The missing parts of the White Paper

NMP Faizah Jamal gave a great speech during the White Paper debate. She highlighted the environmental side of concerns with regard to the population plan – and this is something largely left out by other MPs, who mainly raised issues of infrastructural challenges, and the need for sustained growth to provide for Singaporeans. This is very ironic, because as a small island state, wouldn’t environmental concerns be important when we are talking about raising our population levels and at the same time trying to ensure dynamism and sustainability?

She mentioned that there is no mention in the White Paper on the possible impact of having so many people on our carbon footprint, and thus with it, what are the ways to deal with it.

She also asked what about the issues of food, water, and energy securities when we have such a huge population by 2030? After all, a small country like Singapore derives much of her resources overseas. Personally, I think water security will really be an issue, despite having the current NEWater, catchment areas, and imports from Malaysia, we still have to consider the higher consumption rates when the population increases to a possible 6.9m by 2030 – not only human consumptions, but also higher water usage with increase in human activities. Wouldn’t this be an important issue that should garner more widespread attention?

She mentioned that the government’s plan do talk about having more green spaces and parks. But she’s afraid that by “parks”, the government means involving “heavy intervention of the human hand in landscaping and shaping such manicured spaces”. And I believe freeing up more land for infrastructural developments do erode Singapore’s natural landscape. I think surely being a liveable, lively and lovely city state that we want Singapore to become by 2030, a largely urban jungle with little minimal natural landscape is not what many envisioned.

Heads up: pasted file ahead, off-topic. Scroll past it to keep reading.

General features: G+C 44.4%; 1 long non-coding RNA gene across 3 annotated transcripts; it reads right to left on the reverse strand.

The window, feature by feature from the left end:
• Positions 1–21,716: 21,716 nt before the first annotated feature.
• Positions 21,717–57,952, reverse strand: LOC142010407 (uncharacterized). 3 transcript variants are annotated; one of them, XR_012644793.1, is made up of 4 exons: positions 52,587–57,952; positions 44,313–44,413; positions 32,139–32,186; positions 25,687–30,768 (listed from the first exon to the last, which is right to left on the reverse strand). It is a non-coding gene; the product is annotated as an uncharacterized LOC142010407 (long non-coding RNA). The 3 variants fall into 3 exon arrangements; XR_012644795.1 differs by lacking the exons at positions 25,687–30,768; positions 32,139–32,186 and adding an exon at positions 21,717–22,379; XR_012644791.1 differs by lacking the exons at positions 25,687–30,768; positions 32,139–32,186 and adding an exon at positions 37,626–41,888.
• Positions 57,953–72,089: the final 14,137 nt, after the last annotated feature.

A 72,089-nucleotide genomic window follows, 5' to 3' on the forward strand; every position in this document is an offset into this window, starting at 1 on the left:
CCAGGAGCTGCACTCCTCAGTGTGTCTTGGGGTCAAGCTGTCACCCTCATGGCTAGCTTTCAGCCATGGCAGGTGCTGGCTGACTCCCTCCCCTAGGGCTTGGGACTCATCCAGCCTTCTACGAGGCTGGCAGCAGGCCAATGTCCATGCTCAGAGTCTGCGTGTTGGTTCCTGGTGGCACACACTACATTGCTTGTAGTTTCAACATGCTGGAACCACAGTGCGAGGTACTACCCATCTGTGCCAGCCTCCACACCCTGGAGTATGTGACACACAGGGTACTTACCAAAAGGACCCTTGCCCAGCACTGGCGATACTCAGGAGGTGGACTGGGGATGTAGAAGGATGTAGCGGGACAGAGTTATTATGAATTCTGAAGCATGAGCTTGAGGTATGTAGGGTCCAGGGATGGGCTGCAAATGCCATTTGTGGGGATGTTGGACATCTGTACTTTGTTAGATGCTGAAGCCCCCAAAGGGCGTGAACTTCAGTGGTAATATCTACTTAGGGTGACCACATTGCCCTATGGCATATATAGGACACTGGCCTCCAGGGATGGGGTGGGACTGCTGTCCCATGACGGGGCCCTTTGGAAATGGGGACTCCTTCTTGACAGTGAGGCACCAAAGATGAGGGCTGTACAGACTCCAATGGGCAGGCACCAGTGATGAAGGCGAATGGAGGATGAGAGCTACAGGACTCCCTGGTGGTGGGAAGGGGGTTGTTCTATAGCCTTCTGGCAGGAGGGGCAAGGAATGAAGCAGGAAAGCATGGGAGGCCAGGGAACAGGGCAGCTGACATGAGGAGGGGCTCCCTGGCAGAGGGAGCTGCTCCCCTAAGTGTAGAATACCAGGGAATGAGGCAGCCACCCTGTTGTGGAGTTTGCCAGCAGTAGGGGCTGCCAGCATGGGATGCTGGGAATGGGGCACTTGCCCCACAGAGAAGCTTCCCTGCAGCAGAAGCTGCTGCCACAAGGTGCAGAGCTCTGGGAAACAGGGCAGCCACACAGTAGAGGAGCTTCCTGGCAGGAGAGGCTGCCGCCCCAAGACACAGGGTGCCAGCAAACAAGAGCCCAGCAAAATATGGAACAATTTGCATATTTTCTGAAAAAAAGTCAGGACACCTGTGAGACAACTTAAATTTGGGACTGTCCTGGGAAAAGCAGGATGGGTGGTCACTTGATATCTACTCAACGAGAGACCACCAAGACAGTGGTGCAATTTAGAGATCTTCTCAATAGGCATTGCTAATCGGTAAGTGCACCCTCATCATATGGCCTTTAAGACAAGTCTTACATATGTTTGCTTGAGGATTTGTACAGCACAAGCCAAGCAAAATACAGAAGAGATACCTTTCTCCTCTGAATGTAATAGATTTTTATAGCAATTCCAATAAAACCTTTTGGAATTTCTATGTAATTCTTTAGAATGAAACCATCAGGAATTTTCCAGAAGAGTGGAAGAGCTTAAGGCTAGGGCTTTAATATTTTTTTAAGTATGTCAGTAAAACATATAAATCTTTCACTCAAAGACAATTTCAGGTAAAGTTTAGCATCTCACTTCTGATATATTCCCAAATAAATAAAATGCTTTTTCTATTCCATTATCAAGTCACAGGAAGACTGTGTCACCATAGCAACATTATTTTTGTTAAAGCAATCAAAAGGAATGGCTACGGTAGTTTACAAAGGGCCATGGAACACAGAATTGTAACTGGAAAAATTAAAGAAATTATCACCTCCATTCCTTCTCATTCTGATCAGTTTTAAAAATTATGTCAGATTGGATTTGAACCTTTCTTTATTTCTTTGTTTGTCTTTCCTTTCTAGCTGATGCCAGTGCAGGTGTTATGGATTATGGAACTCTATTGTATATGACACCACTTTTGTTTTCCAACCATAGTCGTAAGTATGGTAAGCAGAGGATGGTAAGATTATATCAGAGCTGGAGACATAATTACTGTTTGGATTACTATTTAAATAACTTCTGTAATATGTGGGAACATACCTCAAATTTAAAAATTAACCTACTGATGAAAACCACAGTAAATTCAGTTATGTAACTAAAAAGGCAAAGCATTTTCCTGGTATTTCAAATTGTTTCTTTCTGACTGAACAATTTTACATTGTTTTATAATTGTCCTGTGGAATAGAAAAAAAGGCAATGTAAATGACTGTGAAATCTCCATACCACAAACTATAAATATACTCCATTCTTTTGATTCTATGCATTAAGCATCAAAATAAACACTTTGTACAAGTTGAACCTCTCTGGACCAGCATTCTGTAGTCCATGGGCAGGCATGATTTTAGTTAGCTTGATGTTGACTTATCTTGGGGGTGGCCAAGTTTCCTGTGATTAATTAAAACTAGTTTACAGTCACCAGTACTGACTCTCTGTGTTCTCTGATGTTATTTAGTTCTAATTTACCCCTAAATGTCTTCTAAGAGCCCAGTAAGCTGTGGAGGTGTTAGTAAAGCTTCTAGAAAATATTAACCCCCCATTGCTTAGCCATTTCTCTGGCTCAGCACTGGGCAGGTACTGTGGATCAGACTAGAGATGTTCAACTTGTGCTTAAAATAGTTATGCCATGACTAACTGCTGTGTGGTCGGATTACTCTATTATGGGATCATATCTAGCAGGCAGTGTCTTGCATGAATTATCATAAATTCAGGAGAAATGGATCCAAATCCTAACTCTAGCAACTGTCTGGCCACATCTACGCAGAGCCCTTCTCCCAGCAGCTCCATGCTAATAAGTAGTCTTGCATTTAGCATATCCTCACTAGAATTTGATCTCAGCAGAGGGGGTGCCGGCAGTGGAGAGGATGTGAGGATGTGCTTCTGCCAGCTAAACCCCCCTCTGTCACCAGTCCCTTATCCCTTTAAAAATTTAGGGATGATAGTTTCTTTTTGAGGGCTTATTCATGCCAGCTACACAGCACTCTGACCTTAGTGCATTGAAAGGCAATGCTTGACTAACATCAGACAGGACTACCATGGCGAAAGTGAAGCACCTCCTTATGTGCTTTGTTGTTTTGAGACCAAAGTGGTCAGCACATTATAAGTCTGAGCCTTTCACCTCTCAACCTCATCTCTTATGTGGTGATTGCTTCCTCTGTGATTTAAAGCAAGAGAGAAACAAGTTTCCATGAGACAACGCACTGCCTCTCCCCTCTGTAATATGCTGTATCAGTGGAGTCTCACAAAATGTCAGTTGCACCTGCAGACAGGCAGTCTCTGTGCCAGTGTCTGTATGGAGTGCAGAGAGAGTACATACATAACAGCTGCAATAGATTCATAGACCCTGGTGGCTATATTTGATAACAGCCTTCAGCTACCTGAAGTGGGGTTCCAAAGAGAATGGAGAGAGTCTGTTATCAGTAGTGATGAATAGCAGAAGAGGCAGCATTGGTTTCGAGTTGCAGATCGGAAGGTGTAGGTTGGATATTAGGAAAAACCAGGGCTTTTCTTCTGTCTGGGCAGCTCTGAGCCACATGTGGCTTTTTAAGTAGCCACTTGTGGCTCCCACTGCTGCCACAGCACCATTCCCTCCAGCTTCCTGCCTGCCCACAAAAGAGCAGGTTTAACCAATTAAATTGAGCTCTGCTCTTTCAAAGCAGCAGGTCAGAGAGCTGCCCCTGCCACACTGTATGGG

Lastly, an important point she raised was for the governments to embark on Environment Impact Assessments (EIA) before embarking on large scale developments which may have impacts on our environments. And I believe this is very much needed, because Singapore is very small, and as per the Land Use Plan, we will only retain 4% of land in the reserve list (this I’m glad many MPs did raised as an alarmingly low figure, with little scope for future contingencies and planning), and we can’t afford to reach any point of no return.

After reading her speech, it gave me sort of an awakening that perhaps the White Paper was rushed through in Parliament after just 5 days of debate, which in actual fact, was held only a week after the release of the White Paper!

I feel some important concerns, such as those raised by NMP Faizal Jamal have not been giving enough airings, and maybe even some other important points that could have been missed in the short span of 5 days! Moreover, there ought to be more discussions on the plan on the ground, involving as many Singaporeans as possible. I see a lack of much needed communication between the government and the people before the plan was passed in Parliament – who can blame the people if they are so worried about the plan?

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